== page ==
It has since been through the hands of many luthiers, most of whom have signed their work. We can see signatures inside from 1911, 1930, and 1988, documenting generations of repairs from New Zealand craftsmen.
#10 The Bass Strings Of A Steinway Grand Piano
The bass strings of a Steinway grand piano. These strings are so tightly wound that they exert more than 20 tonnes of pressure on the frame. Shot with a Lumix S1R and a Laowa Probe lens, 720 images at various focal distances have been stacked together, giving this photo an incredibly wide depth of field and an exaggerated sense of scale, as if you’re standing under the cables of some giant suspension bridge.
#11 100 Years Of Concerts Turned This Saxophone Green
The interior of a stunning CG Conn C-Melody saxophone, made in 1924. The green oxidization of almost a century of concerts is clearly visible. Unlike every other saxophone out there, the C Melody saxophone (which is bigger than an alto, but smaller than a tenor) plays in concert pitch. This has some obvious practical advantages, such as being able to play from music written for piano, flute, or violin without having to transpose. But despite this, the instrument has all but fallen from usage since its heyday in the early years of the 20th century.
#12 A Grand Piano Looks Like A Laundromat From Dune
Another shot from the inside of a Fazioli grand piano. This tiny space is only 2 centimetres wide.
#13 A Heavily Repaired Double Bass From 1860
The inside of a heavily restored double bass by Charles Theress, circa 1860, one of the finest bass makers in the history of the instrument. Photographed in Wellington, New Zealand, with the aid of its present owner Matthew Cave.
This bass has been resident in New Zealand Symphony Orchestra for decades, first brought over in the 1970s, then passed to Matthew in the early 2000s. It was almost lost when the ex-principal of the orchestra was traveling with two basses and the wrong one was sent to Sotheby’s Auction House (this bass rather than a cheaper French instrument he was intending to sell). He only realized when Sothebys called saying the quality of the instrument was far better than they expected…
#14 The Seven Moons Guitar From Chile
Inside a unique instrument by Chile’s greatest modern luthier Roberto Hernández Cespedes. Roberto fuses pre-Columbian techniques with modern construction methods to create instruments that are literally national treasures. Many are housed in Chile’s most important museums.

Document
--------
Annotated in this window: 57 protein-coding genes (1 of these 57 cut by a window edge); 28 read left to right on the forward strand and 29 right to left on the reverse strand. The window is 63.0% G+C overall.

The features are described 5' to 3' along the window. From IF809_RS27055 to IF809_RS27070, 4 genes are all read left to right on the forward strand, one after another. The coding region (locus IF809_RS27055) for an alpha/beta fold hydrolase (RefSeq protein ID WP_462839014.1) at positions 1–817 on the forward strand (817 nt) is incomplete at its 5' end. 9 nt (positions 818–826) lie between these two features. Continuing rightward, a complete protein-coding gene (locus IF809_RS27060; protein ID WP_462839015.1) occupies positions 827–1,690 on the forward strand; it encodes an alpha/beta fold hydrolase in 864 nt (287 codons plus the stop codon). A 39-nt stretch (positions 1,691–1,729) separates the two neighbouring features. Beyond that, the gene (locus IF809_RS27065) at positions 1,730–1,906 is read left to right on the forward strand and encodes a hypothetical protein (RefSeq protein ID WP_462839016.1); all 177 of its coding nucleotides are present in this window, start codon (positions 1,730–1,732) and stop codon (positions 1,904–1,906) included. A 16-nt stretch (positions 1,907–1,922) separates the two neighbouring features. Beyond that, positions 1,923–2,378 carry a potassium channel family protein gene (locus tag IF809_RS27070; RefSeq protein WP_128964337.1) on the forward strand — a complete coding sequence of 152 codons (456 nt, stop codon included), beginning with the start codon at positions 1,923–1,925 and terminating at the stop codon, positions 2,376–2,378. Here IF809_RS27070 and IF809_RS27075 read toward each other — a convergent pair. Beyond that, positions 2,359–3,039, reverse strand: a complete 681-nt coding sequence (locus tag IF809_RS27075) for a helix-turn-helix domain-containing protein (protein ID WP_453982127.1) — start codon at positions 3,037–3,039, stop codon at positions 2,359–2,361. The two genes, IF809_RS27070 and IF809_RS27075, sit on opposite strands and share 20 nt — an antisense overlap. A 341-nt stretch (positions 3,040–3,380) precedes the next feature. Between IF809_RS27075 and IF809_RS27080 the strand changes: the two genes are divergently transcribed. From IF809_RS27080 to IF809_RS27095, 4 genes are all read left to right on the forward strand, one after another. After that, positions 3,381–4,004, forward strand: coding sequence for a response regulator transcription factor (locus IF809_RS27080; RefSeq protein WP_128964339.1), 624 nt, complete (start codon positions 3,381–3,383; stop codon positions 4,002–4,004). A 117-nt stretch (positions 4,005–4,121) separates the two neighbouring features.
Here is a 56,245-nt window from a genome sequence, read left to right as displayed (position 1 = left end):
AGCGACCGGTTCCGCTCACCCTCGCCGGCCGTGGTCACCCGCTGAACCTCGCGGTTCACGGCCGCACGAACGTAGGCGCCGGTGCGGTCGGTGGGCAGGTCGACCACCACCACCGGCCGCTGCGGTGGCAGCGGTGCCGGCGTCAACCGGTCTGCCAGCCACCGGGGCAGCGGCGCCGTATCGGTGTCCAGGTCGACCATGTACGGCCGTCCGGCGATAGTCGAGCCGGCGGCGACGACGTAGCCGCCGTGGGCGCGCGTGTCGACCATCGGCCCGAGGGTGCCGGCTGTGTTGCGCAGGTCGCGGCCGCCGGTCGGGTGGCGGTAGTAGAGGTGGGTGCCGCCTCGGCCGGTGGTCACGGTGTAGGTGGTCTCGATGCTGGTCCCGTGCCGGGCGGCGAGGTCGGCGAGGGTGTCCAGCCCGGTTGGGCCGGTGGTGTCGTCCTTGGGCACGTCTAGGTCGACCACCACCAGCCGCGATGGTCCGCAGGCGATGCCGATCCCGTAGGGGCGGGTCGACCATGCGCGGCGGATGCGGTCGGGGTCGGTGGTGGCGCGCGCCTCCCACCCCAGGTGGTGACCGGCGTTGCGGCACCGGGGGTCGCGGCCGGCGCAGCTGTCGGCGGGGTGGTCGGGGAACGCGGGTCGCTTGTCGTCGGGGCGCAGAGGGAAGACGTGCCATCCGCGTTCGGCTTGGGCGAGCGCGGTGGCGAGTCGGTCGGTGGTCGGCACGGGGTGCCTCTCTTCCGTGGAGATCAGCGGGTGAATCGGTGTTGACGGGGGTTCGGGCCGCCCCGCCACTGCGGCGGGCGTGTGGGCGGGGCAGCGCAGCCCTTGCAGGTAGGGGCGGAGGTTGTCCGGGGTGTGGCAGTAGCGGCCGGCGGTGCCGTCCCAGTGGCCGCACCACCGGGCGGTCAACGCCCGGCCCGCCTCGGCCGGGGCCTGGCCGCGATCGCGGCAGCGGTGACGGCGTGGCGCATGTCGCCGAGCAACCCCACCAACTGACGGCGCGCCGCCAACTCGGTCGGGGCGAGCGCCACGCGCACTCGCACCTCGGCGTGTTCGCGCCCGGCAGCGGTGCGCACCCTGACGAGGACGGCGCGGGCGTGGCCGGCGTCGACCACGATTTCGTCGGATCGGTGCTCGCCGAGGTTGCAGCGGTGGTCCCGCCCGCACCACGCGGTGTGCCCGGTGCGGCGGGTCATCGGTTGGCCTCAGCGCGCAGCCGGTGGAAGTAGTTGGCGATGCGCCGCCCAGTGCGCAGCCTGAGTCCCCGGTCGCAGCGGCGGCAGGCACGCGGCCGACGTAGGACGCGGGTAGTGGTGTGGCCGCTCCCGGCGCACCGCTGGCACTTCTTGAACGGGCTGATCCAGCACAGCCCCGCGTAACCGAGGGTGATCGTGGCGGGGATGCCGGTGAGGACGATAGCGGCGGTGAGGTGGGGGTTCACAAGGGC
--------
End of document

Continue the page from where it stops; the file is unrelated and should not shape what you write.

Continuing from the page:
This guitar is named ‘Siete Lunas’ or Seven Moons, in reference to the seven sound holes, a signature motif of Roberto’s work. The instrument is made from French Walnut and German Spruce.
Shot with a Lumix S1R and a Laowa Peri-Probe lens, 94 images at various focal distances have been stacked together for sharpness from front to back. Photographed in Roberto’s workshop in Maipu, Chile.
#15 The Carbon Fibre Action Of A Kawai Grand Piano
The action (moving parts) of a Kawai grand piano. In stark contrast to other manufacturers such as Steinway, Kawai use a carbon fiber-resin composite for their actions. This is one of the most significant developments in piano technology in a century. It allows for faster repetition of notes. Shot with a Lumix S1R and a Laowa Probe lens, 82 images at various focal distances have been stacked together, giving this photo an almost Kubrickesque quality that appears more science fiction than classical music.
#16 A Flute Made From New Zealand Black Maire Wood
Inside a fine wooden flute made by Maurice Reviol in New Zealand. It’s carved out of Black Maire, a native New Zealand timber considered exceptionally good for woodwind instruments. Photographing this small, dark space was extremely challenging. This image is comprised of 728 individual frames, shot using a combination of focus and exposure bracketing, painstakingly blended together, to render this tiny space vast.
#17 A Violin From The 1800s
The inside of a violin from the 1800s has the label ‘Hopf’ but it’s likely this was an early counterfeit! Details in the bass bar and the way the neck is joined give it away.
#18 Inside A Steinway Spirio R Self Playing Piano
Electronic and acoustic components are fused in the action of a Steinway Spirio R grand piano.
#19 Inside A Steinway Grand Piano
Wippen cushions and capstan screws of the world’s most successful and renowned piano manufacturer, Steinway. These finely tuned mechanisms power the keys of a line of pianos that have been played by more great pianists than any other. Shot with a Lumix S1R and a Laowa Probe lens, 63 images at various focal distances have been stacked together, giving this photo a film-set quality that appears more at home in a Kubrick film than inside an instrument.
#20 A Japanese Saxophone From The 1980s
Inside a 1980s Yanagisawa T4 Saxophone. Photographed whilst under restoration at Neige Music Atelier in New Zealand. Shot on a Lumix S1r with a Laowa 24mm probe lens. 88 images have been stacked together creating something that looks like a cyberpunk subway station, an effect heightened by the removal of the keys as part of the restoration process.
#21 The Exquisite Architecture Of Steinway
Wippen Spoons and springs of the world’s most successful and renowned piano manufacturer, Steinway. These finely tuned mechanisms power the keys of a line of pianos that have been played by more great pianists than any other. Shot with a Lumix S1R and a Laowa Probe lens, 106 images at various focal distances have been stacked together, giving this photo an almost Kubrickesque quality that appears more science fiction than classical music.